Historically, fashion has always progressed after a devastating, worldwide event. For example, the Roaring Twenties came after the destruction and despair of World War I. It was a decade of economic growth and prosperity with a unique cultural edge that swept major cities throughout the United States and Europe. During the decadence and opulence of the Roaring ‘20s, the ‘flapper’ look redefined the modern dress code for women. Fringe, beads, sequins, dropped waists, short dresses, uncovered shoulders, The Great Gatsby, the Charleston, all contributed to the spirit of the Roaring Twenties. It was a modern revolution that broke from tradition and was a sharp contrast to the conventional, fussy frills that woman once wore.

Christian Dior’s New Look 1947. (Photo Credit: Harper’s Bazaar)

Another great example of a fashion revolution came after World War II. Christian Dior, the rising star of the Parisian Haute Couture, introduced the “New Look” in 1947, featuring ultra-femininity and opulence in women’s fashion. Hour glass silhouettes, rounded shoulders, cinched waists, full skirts were all a sharp contrast after years of military looks, sartorial restrictions and life-essential shortages. Dior offered not merely a new look, but a new outlook.

POST-PANDEMIC FASHION

“People are reevaluating what they want to wear, maybe for the first time ever since they were kids,” states Fashion Psychology Institute founder Dr. Dawnn Karen, who also serves as a professor at the Fashion Institute of Technology. Last March, Dr. Karen released a book, Dress Your Best Life. Referring to the pandemic, she writes, “They don’t have all these Draconian measures and rules to follow, except to wear a mask. People are thinking, ‘Okay, well, what do I want to wear, if I could wear anything I want?'”

Spring 2021 looks from Bottega Veneta. (Photo Credit: The New York Times)

Ms. Karen has established a theory what she calls ‘dresser-uppers’. These consumers search for ‘mood-enhancement dress’, that is to  say they dress to optimize a mood. Where dressing was once tied to overarching cultural norms (case in point, the exaggerated femininity of the New Look by Dior), we now dress for ‘mood-illustration’ and ‘mood-enhancement’ representing personal satisfaction — nothing more, nothing less.

With this in mind, and out of Covid’s post-traumatic stress effect, we are seeing a rise in individualized sartorial choices. Consumers are once again embracing the joy of fashion and are wearing the clothes they want to wear. And there’s plenty to choose from.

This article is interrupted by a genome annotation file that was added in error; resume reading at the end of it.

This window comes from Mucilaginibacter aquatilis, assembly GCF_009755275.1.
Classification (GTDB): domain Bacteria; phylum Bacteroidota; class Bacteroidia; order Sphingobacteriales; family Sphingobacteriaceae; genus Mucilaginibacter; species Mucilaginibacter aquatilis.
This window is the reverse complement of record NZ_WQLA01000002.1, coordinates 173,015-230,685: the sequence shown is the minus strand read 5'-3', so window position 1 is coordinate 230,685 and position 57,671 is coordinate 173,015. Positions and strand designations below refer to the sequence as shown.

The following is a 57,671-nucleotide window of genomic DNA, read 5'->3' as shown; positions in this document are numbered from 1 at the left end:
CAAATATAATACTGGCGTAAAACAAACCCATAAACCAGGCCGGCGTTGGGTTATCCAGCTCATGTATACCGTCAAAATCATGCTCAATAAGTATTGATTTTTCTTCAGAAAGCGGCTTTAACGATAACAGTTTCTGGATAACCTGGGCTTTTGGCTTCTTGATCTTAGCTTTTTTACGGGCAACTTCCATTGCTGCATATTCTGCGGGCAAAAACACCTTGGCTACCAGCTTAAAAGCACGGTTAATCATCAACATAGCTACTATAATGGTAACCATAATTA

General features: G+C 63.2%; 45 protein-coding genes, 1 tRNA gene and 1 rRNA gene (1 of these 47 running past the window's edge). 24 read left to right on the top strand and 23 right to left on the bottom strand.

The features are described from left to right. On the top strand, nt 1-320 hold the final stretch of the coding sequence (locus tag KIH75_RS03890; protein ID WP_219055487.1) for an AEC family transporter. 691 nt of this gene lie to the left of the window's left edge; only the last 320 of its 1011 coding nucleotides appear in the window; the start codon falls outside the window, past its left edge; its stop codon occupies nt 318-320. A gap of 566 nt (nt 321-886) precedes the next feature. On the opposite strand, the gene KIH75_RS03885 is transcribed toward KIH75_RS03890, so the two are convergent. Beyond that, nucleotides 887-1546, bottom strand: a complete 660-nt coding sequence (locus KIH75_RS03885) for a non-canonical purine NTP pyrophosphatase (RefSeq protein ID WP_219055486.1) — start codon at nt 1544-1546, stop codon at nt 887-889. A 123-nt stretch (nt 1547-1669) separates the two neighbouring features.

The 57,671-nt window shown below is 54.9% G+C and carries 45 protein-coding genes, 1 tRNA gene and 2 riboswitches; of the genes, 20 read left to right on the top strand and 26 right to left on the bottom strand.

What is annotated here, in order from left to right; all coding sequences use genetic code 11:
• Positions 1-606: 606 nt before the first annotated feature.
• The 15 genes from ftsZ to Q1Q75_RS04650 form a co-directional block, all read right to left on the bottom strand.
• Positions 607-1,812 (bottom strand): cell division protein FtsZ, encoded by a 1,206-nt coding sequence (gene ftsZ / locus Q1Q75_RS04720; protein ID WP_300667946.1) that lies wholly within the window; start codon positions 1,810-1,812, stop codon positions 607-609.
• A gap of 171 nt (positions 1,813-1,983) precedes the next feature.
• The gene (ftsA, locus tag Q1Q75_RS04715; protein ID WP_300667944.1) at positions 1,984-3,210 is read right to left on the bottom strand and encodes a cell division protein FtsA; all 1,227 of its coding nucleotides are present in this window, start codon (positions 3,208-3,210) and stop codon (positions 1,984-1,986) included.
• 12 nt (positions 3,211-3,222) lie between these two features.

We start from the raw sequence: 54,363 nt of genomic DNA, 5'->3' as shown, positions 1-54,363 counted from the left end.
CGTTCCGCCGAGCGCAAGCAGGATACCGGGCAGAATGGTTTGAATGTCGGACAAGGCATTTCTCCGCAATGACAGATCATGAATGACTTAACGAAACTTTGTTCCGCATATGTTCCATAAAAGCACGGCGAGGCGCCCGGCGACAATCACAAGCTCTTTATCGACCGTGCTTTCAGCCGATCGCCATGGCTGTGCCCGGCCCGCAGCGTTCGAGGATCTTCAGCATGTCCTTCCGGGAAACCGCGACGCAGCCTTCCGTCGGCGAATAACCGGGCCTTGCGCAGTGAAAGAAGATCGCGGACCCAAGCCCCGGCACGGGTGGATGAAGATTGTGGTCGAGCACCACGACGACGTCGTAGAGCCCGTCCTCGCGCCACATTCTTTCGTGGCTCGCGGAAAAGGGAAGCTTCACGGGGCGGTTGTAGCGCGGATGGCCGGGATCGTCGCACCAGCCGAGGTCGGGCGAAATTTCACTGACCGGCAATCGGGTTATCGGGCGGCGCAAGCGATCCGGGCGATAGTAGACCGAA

JOYFUL TRENDS FOR SUMMER 2021

GET STRAPPY

It’s time to do the floss this season. Strappy bands wrap around the midriff for a sexy update to the crop top.

A spring 2021 look from Stella Jean. (Photo Credit: Stella Jean)

 

A spring 2021 look from Christopher Esber. (Photo Credit: Chistopher Esber)

 

A Spring 2021 look from Michael Kors. (Photo Credit: Michael Kors)

 

A spring 2021 look from Jacquemus. (Photo Credit: Jacquemus)

 

A spring 2021 look from Altuzarra. (Photo Credit: Altuzarra)

IT’S A SWEEP

Romance is in the air as floor-sweeping gowns ruled the spring runways, whether sheer or printed, these floating maxi dresses are the perfect way to make a splash this summer.

A spring 2021 look from Valentino. (Photo Credit: Valentino)

 

A spring 2021 look from Dolce & Gabanna. (Photo Credit: Dolce & Gabanna)

 

A spring 2021 look from Alberta Ferretti. (Photo Credit: Alberta Ferretti)

 

A spring 2021 look from Etro. (Photo Credit: Etro)

 

A spring 2021 look from Dior. (Photo Credit: Dior)

LOOSE-FIT

After so many (too many?) years of skinny jeans, it’s finally time to cut loose this spring. Designers are offering baggy trousers that are oversized and yet oh-so-chic.

A spring 2021 look from Louis Vuitton. (Photo Credit: Louis Vuitton)

 

A spring 2021 look from Schiaparelli. (Photo Credit: Schiaparelli)

 

A spring 2021 look from Chanel. (Photo Credit: Chanel)

 

A spring 2021 look from DSquared. (Photo Credit: DSquared)

 

A spring 2021 look from The Row. (Photo Credit: The Row)

GLAM-SQUAD

Just like when a butterfly emerges from its chrysalis, we’re all eager to get out. Some of us will even want to dance the night away. Whether inspired by the Halston film, with so many scenes of Studio 54, this new crop of sparkly numbers is there for the taking.

A spring 2021 look from Elie Saab. (Photo Credit: Elie Saab)

A spring 2021 look from Gucci. (Photo Credit: Gucci)

 

A spring 2021 look from Loewe. (Photo Credit: Loewe)

 

A spring 2021 look from Balmain. (Photo Credit: Balmain)

 

A spring 2021 look from Celine. (Photo Credit: Celine)

 

CUT-IT-OUT

This season’s strategic cut-outs worked their way into gowns, sheath dresses and slippery silks, spicing up conservative looks thanks to peekaboo glimpses of skin.

A spring 2021 look from Givenchy. (Photo Credit: Givenchy)

 

A spring 2021 look from Maximilian. (Photo Credit: Maximilian)

 

A spring 2021 look from Kenzo. (Photo Credit: Kenzo)

 

A spring 2021 look from Gabriela Hearst. (Photo Credit: Gabriela Hearst)

 

A spring 2021 look from Roksanda. (Photo Credit: Roksanda)

 

INNERWEAR AS OUTERWEAR

While we all lived in loungewear this past year, designers are embracing the innerwear as outerwear trend with body sculpting corsets that can be dressed up or paired down.

A spring 2021 look from Moschino . (Photo Credit: Moschino)

 

Spring 2021 looks from Bethany Williams. (Photo Credit: Bethany Williams)

 

A spring 2021 look from David Koma. (Photo Credit: David Koma)

 

A spring 2021 look from Christopher John Rogers. (Photo Credit: Christopher John Rogers)

 

A spring 2021 look from Alexander McQueen. (Photo Credit: Alexander McQueen)

So tell us, are you ready to embrace the joyful aesthetic of spring 2021?